Me … A Geek … No way!

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Dawn of …

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  • How often have we heard of Indians (kids and parents alike) having an American Dream?
  • Everyone knows ABCD … the alphabets of course and those reading between the lines see it as ‘American Born Confused Desi’
  • The word NRI sparks an instant adulation and commands awe. Although it stands for ‘Non Resident Indian’ with no mention of the erstwhile residence, more often than not the residence is believed to be the USofA.
  • The USD-INR conversion rate is always in the news(more so lately, since the former has taken a beating).

Yeah right, America is a force to reckon and a formidable ally in the development of India’s economy.

These observations are not to undermine the importance of the USofA or belittle the Indian diaspora. Rather it is to acknowledge and foresee the contribution made and yet to be made by other geographies in this context.

Innovators/Entrepreneurs’ contribution to the economic well being of any geography is unquestionable. And so is the case with Europe. Let me take some shine off the American phenomenon for a while!

It was in Europe that the industrial revolution began circa late 1800 and from there it spread to the rest of the world. Remember chemistry? Electron/Proton/Neutron – all were discovered by genius’ born in Europe. Proud Europeans like Hermann Hauser proclaim – “We have the genes” and assert that it is not just the past or the present but there is a future too, a very bright and exciting, for Europe. The optimism is based on the fact that the current era is the ‘Mobile’ era unlike the bygone decades which was the ‘PC’ era.

It was then that the Americans out-innovated the rest of the world. The seeds were sown by William Shockley long back and commercialized for the first time by Fairchild which later resulted in historic spin-offs such as Intel, Philips, National Semiconductors and others. What followed was quite expected … the chip maker of choice – Intel, the largest software provider – M$, the leading PC manufactures – Dell/IBM all come from the silicon valley.

The desktop is stationary. Laptops introduced ‘restricted’ mobility. A cellphone is as mobile as the owner and hence it is the converging point of technologies, at least today(Anything said about the future is mere speculation albeit it promises to be exciting as far as innovation and technological advances are concerned). We are living in the ‘Mobile’ era.

And it is in this sphere that Europe has out-innovated the rest. What with the leader in microprocessor IP – ARM, the worlds largest handset manufacturer – Nokia, telecommunication giants of the likes of Vodafone and Ericsson being stationed here.

A trivia to pique your interest – the iPhone has not one but three chips(Apple/Samsung/?) which rely on ARM technology.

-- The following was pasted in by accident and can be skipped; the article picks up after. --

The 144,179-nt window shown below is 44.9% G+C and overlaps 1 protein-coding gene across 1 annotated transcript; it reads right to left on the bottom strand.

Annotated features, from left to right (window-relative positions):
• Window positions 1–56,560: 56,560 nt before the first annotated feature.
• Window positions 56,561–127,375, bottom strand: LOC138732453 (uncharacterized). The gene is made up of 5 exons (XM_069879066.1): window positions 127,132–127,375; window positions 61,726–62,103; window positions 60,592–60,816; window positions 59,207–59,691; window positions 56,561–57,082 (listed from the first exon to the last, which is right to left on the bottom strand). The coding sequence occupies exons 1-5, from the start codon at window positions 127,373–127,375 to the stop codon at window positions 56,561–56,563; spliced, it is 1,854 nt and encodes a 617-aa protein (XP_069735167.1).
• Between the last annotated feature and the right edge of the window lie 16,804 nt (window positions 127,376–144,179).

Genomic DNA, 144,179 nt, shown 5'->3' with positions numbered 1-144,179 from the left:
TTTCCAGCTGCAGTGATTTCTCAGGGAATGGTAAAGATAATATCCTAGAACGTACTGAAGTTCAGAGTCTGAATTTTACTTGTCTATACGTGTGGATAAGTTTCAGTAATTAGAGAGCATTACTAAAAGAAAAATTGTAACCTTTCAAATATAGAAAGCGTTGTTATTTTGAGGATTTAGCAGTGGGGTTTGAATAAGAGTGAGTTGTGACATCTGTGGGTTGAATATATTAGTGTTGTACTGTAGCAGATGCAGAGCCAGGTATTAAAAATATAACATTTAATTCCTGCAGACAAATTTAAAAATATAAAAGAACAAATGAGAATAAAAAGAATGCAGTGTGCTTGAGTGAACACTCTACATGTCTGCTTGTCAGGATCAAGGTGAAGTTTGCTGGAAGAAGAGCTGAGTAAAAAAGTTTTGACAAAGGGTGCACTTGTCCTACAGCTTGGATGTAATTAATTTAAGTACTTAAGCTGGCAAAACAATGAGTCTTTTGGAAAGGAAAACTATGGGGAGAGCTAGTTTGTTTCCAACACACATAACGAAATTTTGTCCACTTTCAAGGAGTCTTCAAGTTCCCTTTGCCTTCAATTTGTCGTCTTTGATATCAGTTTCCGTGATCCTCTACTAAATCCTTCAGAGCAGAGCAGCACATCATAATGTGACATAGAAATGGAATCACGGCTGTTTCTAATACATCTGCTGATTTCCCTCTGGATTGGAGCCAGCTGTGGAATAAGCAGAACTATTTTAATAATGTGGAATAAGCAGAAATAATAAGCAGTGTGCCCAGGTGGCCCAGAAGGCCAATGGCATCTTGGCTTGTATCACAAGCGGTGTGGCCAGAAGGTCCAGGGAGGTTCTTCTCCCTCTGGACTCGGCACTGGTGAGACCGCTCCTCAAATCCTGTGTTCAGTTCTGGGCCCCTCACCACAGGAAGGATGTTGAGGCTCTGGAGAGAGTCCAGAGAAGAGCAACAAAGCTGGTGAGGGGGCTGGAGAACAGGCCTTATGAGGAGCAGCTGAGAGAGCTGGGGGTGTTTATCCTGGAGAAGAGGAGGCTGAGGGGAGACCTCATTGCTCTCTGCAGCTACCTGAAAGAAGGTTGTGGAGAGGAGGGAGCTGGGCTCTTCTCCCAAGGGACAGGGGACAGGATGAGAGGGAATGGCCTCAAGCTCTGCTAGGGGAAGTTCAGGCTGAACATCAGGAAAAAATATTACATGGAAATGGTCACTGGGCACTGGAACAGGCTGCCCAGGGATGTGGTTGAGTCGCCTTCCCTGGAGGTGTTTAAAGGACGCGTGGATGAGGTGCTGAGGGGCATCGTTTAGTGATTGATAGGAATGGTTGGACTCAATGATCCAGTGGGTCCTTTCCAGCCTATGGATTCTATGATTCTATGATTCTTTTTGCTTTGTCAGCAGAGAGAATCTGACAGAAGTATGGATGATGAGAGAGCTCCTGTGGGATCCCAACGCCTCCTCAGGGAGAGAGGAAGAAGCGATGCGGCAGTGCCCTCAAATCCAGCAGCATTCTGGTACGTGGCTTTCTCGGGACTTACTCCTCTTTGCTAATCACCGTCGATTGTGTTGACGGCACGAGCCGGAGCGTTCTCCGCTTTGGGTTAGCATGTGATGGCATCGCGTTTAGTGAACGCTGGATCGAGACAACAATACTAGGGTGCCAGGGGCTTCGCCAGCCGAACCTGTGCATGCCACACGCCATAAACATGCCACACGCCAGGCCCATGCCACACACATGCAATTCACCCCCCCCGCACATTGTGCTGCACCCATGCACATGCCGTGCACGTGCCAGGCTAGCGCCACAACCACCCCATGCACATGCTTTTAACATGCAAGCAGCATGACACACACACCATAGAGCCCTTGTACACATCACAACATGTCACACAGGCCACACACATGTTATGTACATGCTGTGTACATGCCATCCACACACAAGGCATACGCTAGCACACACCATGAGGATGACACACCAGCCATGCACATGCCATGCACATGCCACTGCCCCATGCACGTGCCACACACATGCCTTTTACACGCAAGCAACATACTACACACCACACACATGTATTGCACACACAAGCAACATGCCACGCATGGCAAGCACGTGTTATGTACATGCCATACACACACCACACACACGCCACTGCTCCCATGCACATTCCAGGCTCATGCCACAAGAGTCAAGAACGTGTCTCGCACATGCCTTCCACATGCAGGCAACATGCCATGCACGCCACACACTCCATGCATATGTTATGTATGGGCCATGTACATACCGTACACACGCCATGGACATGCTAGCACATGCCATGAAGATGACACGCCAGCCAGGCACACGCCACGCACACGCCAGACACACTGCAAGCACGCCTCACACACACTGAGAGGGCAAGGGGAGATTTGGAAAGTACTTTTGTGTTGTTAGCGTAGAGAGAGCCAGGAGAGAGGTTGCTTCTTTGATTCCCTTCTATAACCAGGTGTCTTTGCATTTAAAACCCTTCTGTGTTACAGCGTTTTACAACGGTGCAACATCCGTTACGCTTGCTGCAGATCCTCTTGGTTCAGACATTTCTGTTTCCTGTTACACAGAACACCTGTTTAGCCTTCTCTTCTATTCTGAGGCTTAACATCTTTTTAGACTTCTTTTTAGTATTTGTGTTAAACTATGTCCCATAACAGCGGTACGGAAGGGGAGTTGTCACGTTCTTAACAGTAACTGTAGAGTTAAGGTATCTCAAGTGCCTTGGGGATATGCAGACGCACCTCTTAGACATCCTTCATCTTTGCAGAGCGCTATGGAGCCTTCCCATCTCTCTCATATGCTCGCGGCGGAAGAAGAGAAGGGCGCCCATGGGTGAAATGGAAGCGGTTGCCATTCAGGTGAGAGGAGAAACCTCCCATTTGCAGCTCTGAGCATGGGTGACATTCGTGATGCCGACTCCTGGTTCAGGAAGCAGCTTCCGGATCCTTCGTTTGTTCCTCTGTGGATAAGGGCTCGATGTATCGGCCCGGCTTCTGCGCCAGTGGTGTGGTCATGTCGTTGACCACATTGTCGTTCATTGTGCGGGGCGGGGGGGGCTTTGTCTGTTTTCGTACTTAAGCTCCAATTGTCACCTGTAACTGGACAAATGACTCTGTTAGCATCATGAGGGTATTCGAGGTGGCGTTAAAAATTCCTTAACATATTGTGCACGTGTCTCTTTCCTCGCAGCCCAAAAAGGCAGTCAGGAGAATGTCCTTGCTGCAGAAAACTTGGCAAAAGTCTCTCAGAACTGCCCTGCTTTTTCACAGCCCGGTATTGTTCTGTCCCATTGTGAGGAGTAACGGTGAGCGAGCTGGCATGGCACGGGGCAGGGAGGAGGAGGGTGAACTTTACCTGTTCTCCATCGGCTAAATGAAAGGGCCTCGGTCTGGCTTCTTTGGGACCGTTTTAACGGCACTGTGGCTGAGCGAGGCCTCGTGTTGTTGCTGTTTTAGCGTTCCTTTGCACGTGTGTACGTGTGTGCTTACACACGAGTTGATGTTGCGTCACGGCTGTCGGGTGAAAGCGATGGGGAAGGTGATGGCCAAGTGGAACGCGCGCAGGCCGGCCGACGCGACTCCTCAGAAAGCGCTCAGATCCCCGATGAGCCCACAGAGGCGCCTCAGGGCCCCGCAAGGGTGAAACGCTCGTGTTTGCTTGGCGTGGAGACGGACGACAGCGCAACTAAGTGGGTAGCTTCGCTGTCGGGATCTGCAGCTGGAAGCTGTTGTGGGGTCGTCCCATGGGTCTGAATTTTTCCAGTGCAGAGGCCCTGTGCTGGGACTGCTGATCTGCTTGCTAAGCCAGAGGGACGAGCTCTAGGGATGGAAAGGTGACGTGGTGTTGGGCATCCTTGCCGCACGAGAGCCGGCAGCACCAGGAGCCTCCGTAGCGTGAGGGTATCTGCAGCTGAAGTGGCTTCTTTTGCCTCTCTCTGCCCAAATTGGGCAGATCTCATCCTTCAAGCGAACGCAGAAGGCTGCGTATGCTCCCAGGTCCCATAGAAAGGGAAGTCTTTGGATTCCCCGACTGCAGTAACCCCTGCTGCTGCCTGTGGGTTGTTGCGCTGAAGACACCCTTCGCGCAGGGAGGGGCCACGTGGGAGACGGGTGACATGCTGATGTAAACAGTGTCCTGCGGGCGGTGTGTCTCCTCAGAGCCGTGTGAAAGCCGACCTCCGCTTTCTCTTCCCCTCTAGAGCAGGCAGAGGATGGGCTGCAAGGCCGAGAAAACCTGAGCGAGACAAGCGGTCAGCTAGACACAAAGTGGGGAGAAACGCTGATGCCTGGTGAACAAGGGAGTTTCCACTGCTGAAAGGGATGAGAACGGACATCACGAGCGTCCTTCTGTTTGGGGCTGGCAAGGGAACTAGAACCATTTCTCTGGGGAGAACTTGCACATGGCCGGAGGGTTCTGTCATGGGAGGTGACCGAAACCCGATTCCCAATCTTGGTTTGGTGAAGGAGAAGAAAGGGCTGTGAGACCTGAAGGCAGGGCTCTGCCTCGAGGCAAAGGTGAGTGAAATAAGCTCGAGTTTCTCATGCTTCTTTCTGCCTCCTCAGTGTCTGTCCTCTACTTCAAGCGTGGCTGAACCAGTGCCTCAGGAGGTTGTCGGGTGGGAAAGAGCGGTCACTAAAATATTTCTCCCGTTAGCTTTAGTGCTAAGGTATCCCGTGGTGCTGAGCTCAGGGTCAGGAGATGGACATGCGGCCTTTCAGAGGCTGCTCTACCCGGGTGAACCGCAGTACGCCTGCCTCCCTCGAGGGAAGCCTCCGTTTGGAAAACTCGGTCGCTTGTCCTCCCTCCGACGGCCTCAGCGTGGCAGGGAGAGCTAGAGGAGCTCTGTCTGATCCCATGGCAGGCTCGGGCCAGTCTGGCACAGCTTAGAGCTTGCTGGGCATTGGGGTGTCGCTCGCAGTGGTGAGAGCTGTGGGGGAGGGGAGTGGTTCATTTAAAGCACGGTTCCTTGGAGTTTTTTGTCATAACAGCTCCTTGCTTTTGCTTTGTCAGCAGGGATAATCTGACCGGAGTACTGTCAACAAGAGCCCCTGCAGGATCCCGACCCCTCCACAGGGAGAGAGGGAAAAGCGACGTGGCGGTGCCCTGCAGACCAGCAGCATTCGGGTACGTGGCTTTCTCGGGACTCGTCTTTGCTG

What is common to both these era’s, one may ask?

Well, Silicon Valley is the hub of all hardware/software innovation that started and continues to this day in America. In the case of Europe, it is the Silicon Fen. where the action lies. This cluster is home to numerous high tech companies.

Drawing a parallel from the above, it would not be wrong to infer that it is Bangalore where the limelight is, as far as the India story goes. It is home to global players like Infosys and Wipro. There is a budding eco-system out here. Hungry VCs are scouting for entrepreneurs who can make a difference. Aging baby boomer’s of the west, the linguistically qualified and technically armed youth of India are some factors which elevate the ‘Silicon Valley Of India’ (A better name is needed desperately) from an underdog status to the next level. BPO and IT Services are feathers in the cap of this fledgling economy. It is high time, the cost factor remains the only factor(there are instances of this already but not large scale).

This time is apt to move up the value chain and usher in … a new era.

Written by Sangfroid

October 5, 2007 at 9:28 pm

4 Responses

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  1. Hey dude, a long post, after a much longer thought process!! πŸ™‚
    Yeh, I guess you are right, USA has been over- hyped but then haven’t they proved themselves too inspite of virtually running on outsourced manpower??

    sam

    October 6, 2007 at 12:55 pm

  2. 39 and dropping. we better add value or else the cost benefit analysis will start showing up on the radar.

    Sreejith

    October 9, 2007 at 11:56 pm

  3. Sam, πŸ™‚ I agree with what you say and hence, I bow to them … especially their film-making which btw, is not outsourced πŸ˜›

    Sreejith, its already on the radar buddy. especially for smaller organizations. See this. It is only bigger corporations that are able to sustain.

    Sangfroid

    October 15, 2007 at 8:25 pm

  4. Hey, long time.. you still in cyber space?? πŸ˜›

    sam

    October 15, 2007 at 8:27 pm


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